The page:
LOM HAICHAI the MUSICAL: Boyd in the Skeletal Form

The flawed script leaves Boyd Kosiyabong's songs a ghost of a chance.

The success of jukebox musicals lies first and foremost in the script, or how the already famous songs are tied together in a plausible and entertaining, if not also thought-provoking, dramatic plot.

And when the musical book writer(s), due to a lack of either time or creativity, fails to reinterpret—and the music director to rearrange—these familiar tunes, the show becomes merely a revue or a concert. Such is the case with Lom Haichai (“Breath”) the Musical, based on the songbook of Boyd Kosiyabong, and heavily inspired by a few Hollywood movies like “Always” and “Ghost”.

Although the ads may suggest otherwise, the show is not directed by Boy Thakonkiet, but Thailand-born, Singapore-bred and based Ekachai Uekrongtham, who’s best known for his multi-award winning film “The Beautiful Boxer”.

Unfortunately, he doesn’t use the creative team from Singapore’s Action Theatre, where he’s the artistic director. Lom Haichai looks, sounds and feels just like another formulaic--and hence forgettable--Boy's musical.

One unmemorable scene, supposedly romantic, interprets the hit tune “Dokmai” (“Flower”) with an amateurish dance you might have seen at the Royal Flora botanical show in Chiang Mai a few years ago. Is this because the play is set in Chiang Mai? That’s one of the few references to the Northern capital anyway, and in the end, I just can’t believe this scene is really in a production helmed by Ekachai, whose stage works in Singapore have been critically acclaimed.

Ekachai’s direction falls prey to a script from Scenario’s team that’s stocked with one-dimension characters, cheesy lines and predictable twists. It’s as though they assumed that viewers leave their brains at the door, so everything needs to be explained, repeatedly.

Frequently throughout this musical, the “more is best”, instead of “less is more”, attitude kills the mood. When our hero Pad gets down on his knees and sings the first line of another hit “Lom Haichai” to his girlfriend Fon, the entire audience is moved. But when a few moments later, his friends--almost twenty chorus members--join in, the ballad becomes an anthem.

As in other Scenario musicals, the actors often face the audience rather than their scene partners, like in a concert. Meanwhile spectacular lighting effects prevent us from empathising with the characters and their dramatic situations.

Patiparn Pataweekarn’s performance is never credible as an architect who can’t commit to marriage before his untimely death, and then as a godlike spirit from the afterlife who returns to solve his friends’ troubles. He’s still in character from the hit movie “Kling Wai Kon Phor Son Wai” almost two decades ago and, as in “Fah Charod Sai”, his singing skills fall short and we cannot help thinking of those professional singers who croon these Boyd’s songs more efficiently.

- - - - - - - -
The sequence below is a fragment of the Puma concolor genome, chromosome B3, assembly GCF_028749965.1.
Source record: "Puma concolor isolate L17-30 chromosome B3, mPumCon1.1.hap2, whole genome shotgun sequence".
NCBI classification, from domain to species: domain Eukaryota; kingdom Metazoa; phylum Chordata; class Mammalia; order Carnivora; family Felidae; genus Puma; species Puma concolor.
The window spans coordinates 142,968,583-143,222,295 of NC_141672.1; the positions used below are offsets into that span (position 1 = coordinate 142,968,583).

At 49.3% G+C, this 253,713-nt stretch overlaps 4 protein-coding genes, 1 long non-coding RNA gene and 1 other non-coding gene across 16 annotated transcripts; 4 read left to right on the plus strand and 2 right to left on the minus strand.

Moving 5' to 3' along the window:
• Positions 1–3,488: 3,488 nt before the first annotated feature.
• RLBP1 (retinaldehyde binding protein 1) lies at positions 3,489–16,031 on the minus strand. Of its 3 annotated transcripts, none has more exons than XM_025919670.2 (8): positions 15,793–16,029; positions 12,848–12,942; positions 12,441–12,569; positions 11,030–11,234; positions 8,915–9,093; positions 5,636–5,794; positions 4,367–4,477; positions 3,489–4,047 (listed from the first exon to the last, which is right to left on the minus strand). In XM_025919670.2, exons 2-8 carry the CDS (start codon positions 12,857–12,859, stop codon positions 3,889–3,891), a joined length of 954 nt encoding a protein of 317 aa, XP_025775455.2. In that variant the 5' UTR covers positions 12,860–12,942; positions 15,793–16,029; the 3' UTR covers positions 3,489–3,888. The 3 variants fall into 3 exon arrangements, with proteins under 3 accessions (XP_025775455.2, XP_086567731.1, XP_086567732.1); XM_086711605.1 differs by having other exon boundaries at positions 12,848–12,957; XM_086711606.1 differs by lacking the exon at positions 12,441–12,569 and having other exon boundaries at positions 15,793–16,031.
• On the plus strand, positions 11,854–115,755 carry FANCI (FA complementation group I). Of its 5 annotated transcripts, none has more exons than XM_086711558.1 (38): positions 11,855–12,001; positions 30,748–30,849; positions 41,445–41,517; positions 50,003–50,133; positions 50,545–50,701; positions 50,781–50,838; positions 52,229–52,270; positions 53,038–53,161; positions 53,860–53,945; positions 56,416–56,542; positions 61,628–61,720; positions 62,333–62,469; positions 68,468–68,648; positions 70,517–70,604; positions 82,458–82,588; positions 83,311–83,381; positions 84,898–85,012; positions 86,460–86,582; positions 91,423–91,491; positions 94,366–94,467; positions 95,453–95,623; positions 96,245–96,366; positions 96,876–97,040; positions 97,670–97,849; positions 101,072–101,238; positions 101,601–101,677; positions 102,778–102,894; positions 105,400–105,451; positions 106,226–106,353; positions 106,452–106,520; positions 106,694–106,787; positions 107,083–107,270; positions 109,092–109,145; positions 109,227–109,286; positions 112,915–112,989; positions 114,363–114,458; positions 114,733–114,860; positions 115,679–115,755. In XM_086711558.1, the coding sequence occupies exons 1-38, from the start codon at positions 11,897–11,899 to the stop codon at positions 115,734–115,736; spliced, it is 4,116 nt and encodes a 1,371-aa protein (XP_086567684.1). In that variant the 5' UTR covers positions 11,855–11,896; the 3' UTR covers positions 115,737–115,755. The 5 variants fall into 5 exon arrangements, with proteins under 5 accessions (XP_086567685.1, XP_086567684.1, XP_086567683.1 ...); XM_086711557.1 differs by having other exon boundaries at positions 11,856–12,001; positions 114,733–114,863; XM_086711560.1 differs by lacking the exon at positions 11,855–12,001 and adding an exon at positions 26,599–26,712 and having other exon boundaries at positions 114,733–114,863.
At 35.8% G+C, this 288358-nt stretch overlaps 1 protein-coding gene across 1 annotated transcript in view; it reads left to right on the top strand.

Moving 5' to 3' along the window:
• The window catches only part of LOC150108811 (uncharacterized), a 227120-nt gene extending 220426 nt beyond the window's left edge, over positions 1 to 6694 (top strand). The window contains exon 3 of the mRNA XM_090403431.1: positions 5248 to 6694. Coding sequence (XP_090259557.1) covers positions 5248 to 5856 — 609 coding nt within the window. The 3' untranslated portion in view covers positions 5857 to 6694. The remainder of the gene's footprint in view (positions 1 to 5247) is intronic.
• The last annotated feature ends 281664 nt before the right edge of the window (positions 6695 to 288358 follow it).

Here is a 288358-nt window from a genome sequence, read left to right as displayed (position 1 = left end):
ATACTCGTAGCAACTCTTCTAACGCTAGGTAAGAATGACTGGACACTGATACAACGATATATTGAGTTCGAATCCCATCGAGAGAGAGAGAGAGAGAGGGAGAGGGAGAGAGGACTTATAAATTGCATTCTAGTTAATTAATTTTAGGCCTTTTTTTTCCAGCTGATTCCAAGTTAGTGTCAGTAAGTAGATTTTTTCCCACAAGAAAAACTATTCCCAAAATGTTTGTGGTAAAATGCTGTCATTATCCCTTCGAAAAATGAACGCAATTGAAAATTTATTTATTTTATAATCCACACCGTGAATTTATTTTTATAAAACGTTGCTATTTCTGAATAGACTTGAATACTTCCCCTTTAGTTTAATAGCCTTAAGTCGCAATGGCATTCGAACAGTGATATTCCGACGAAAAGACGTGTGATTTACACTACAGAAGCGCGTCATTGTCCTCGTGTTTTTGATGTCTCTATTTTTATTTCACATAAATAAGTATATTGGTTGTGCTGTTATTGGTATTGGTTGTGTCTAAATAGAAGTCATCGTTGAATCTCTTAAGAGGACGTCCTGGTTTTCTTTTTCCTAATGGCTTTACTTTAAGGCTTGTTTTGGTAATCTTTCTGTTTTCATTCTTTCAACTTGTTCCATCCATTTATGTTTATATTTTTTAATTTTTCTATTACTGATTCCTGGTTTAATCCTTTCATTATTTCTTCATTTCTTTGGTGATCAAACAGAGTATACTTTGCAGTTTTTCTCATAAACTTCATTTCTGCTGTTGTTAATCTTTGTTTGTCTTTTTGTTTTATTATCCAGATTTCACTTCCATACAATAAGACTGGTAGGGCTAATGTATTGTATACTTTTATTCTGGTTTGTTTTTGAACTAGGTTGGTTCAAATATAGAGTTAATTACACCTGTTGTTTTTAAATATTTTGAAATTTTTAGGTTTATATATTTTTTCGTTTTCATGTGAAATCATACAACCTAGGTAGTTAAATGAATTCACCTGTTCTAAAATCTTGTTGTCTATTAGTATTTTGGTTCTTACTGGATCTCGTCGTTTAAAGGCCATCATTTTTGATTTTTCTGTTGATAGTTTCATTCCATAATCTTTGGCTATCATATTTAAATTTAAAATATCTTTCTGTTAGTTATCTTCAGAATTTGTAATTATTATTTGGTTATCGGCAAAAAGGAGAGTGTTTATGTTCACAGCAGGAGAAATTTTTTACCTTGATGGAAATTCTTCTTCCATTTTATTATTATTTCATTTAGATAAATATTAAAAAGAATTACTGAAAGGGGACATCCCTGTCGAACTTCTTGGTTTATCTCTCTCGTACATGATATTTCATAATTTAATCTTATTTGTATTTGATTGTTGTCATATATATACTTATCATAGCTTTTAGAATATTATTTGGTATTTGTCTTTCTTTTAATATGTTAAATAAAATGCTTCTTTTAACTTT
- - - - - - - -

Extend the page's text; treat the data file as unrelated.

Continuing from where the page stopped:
Nicole Theriault has a superior voice, but when she’s not singing, she adopts the young and innocent image that made her famous more than a decade ago.

With the shortcomings of the two leads, Pongsak Rattanapong steals the show in his theatre debut. His portrayal of Tor, Pad’s younger friend who has a secret crush on Fon, is filled with much sincerity that it is both credible and heartfelt.

Rudklao Amratisha, in the meatiest stage role since her college days, is another audience favourite, so much so that we wish her character Chan found new love and got married in the last scene, instead of having that godlike spirit reappear to sum up the story for us. Radklao can both sing and act effortlessly, and when she sings she does so in character.

By contrast, Witchayanee Pearklin is two different characters on stage. When she sings, she’s the powerful Kam the Star we know, and yet when she acts, she’s, not quite believably, the dependent little sister who can’t forget and live without his big brother’s love and care.

A commendable component is the set design which is smart and practical enough to make the play flows smoothly from one scene to another. However, this is often jinxed by the over-designed lighting and video projections.

Successful long-running jukebox musicals in West End and Broadway, like “MAMMA MIA!” and “The Jersey Boys” are based on the songbook of music artists whom the audience can no longer see live on stage. In Lom Haichai’s programme booklet, there’s a full-page ad for a concert of Boyd’s and Dee’s, two kings of pop, songs, as if hinting to us that for better renditions, go to Khao Yai in early December.

Lom Haichai teaches us what we already realize—that we should let go of, not forget, what and who we love that we’ve lost, and continue to live on. Well, I lost Bt 20 for parking fee, two hours in traffic, three hours in the playhouse, and a chance to have a good dinner with my family. I was lucky enough that I didn’t have to pay for a ticket—it’s a press preview. But sorry, I can’t let go of the fondest memory of "Million Ways to Love" concert at the Impact Arena many years ago, and now I'm reloading Boyd's CDs into my car, and the "The Beautiful Boxer" into my DVD player.

Lom Haichai the Musical opened last night (October 28) and is now scheduled to run until November 22 (extension is very likely) at Muangthai Rachadalai Theatre. Wednesdays to Sundays at 7:30pm, with additional 2pm matinees on Saturdays and Sundays (with English surtitles on some days). Tickets are from Bt 500 to Bt 2,800 (sorry, no discounts and promotions), available at Thaiticketmajor. For more, visit www.rachadalai.com.

written by Pawit Mahasarinand

published in DAILY XPRESS on Thursday, October 29, 009

photos courtesy of Scenario

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